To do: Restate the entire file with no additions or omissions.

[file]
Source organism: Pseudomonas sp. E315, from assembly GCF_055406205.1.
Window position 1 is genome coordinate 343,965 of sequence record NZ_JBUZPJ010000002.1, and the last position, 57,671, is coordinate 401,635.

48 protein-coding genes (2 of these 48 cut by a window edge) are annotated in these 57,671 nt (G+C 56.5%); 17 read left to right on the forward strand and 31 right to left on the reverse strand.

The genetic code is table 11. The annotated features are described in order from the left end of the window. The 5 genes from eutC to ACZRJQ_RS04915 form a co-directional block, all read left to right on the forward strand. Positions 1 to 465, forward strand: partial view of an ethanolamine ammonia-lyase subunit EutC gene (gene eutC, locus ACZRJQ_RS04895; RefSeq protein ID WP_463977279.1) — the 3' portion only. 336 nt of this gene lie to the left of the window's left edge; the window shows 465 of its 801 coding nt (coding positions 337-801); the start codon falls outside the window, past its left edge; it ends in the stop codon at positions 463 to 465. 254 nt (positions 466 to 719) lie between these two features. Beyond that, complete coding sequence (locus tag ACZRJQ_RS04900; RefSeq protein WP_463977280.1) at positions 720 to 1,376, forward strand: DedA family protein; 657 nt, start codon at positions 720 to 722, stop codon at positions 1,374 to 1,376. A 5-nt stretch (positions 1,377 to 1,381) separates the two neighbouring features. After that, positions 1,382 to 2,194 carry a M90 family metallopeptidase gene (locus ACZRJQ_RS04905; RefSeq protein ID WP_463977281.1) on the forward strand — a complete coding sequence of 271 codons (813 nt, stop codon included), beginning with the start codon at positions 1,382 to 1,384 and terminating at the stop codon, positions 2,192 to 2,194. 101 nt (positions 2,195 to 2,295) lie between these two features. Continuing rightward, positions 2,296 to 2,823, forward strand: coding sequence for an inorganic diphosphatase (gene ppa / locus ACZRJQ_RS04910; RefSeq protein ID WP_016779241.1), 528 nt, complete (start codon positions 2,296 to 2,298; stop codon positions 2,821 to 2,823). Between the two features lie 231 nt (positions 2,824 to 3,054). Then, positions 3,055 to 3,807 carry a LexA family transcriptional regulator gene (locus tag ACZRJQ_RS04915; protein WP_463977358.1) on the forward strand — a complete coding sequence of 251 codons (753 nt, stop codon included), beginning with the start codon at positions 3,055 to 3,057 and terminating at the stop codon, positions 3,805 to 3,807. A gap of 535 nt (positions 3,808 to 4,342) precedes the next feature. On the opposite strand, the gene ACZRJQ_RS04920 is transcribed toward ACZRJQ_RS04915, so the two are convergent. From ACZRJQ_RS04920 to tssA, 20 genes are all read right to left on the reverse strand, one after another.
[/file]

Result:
Source organism: Pseudomonas sp. E315, from assembly GCF_055406205.1.
Window position 1 is genome coordinate 343,965 of sequence record NZ_JBUZPJ010000002.1, and the last position, 57,671, is coordinate 401,635.

48 protein-coding genes (2 of these 48 cut by a window edge) are annotated in these 57,671 nt (G+C 56.5%); 17 read left to right on the forward strand and 31 right to left on the reverse strand.

The genetic code is table 11. The annotated features are described in order from the left end of the window. The 5 genes from eutC to ACZRJQ_RS04915 form a co-directional block, all read left to right on the forward strand. Positions 1 to 465, forward strand: partial view of an ethanolamine ammonia-lyase subunit EutC gene (gene eutC, locus ACZRJQ_RS04895; RefSeq protein ID WP_463977279.1) — the 3' portion only. 336 nt of this gene lie to the left of the window's left edge; the window shows 465 of its 801 coding nt (coding positions 337-801); the start codon falls outside the window, past its left edge; it ends in the stop codon at positions 463 to 465. 254 nt (positions 466 to 719) lie between these two features. Beyond that, complete coding sequence (locus tag ACZRJQ_RS04900; RefSeq protein WP_463977280.1) at positions 720 to 1,376, forward strand: DedA family protein; 657 nt, start codon at positions 720 to 722, stop codon at positions 1,374 to 1,376. A 5-nt stretch (positions 1,377 to 1,381) separates the two neighbouring features. After that, positions 1,382 to 2,194 carry a M90 family metallopeptidase gene (locus ACZRJQ_RS04905; RefSeq protein ID WP_463977281.1) on the forward strand — a complete coding sequence of 271 codons (813 nt, stop codon included), beginning with the start codon at positions 1,382 to 1,384 and terminating at the stop codon, positions 2,192 to 2,194. 101 nt (positions 2,195 to 2,295) lie between these two features. Continuing rightward, positions 2,296 to 2,823, forward strand: coding sequence for an inorganic diphosphatase (gene ppa / locus ACZRJQ_RS04910; RefSeq protein ID WP_016779241.1), 528 nt, complete (start codon positions 2,296 to 2,298; stop codon positions 2,821 to 2,823). Between the two features lie 231 nt (positions 2,824 to 3,054). Then, positions 3,055 to 3,807 carry a LexA family transcriptional regulator gene (locus tag ACZRJQ_RS04915; protein WP_463977358.1) on the forward strand — a complete coding sequence of 251 codons (753 nt, stop codon included), beginning with the start codon at positions 3,055 to 3,057 and terminating at the stop codon, positions 3,805 to 3,807. A gap of 535 nt (positions 3,808 to 4,342) precedes the next feature. On the opposite strand, the gene ACZRJQ_RS04920 is transcribed toward ACZRJQ_RS04915, so the two are convergent. From ACZRJQ_RS04920 to tssA, 20 genes are all read right to left on the reverse strand, one after another.